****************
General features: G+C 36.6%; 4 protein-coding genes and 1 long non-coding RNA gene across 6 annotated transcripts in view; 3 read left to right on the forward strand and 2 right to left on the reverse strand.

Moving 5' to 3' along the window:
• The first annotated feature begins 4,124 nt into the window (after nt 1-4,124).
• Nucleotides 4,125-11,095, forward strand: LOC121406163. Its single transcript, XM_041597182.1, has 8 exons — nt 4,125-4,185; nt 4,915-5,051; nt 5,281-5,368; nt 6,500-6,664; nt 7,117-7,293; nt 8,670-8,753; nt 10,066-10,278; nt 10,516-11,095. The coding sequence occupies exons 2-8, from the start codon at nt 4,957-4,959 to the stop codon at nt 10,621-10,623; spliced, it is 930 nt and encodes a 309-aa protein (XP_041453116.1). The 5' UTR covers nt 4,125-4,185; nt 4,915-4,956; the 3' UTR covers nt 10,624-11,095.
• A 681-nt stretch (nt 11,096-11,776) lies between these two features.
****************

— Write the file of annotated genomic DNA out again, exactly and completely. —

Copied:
General features: G+C 36.6%; 4 protein-coding genes and 1 long non-coding RNA gene across 6 annotated transcripts in view; 3 read left to right on the forward strand and 2 right to left on the reverse strand.

Moving 5' to 3' along the window:
• The first annotated feature begins 4,124 nt into the window (after nt 1-4,124).
• Nucleotides 4,125-11,095, forward strand: LOC121406163. Its single transcript, XM_041597182.1, has 8 exons — nt 4,125-4,185; nt 4,915-5,051; nt 5,281-5,368; nt 6,500-6,664; nt 7,117-7,293; nt 8,670-8,753; nt 10,066-10,278; nt 10,516-11,095. The coding sequence occupies exons 2-8, from the start codon at nt 4,957-4,959 to the stop codon at nt 10,621-10,623; spliced, it is 930 nt and encodes a 309-aa protein (XP_041453116.1). The 5' UTR covers nt 4,125-4,185; nt 4,915-4,956; the 3' UTR covers nt 10,624-11,095.
• A 681-nt stretch (nt 11,096-11,776) lies between these two features.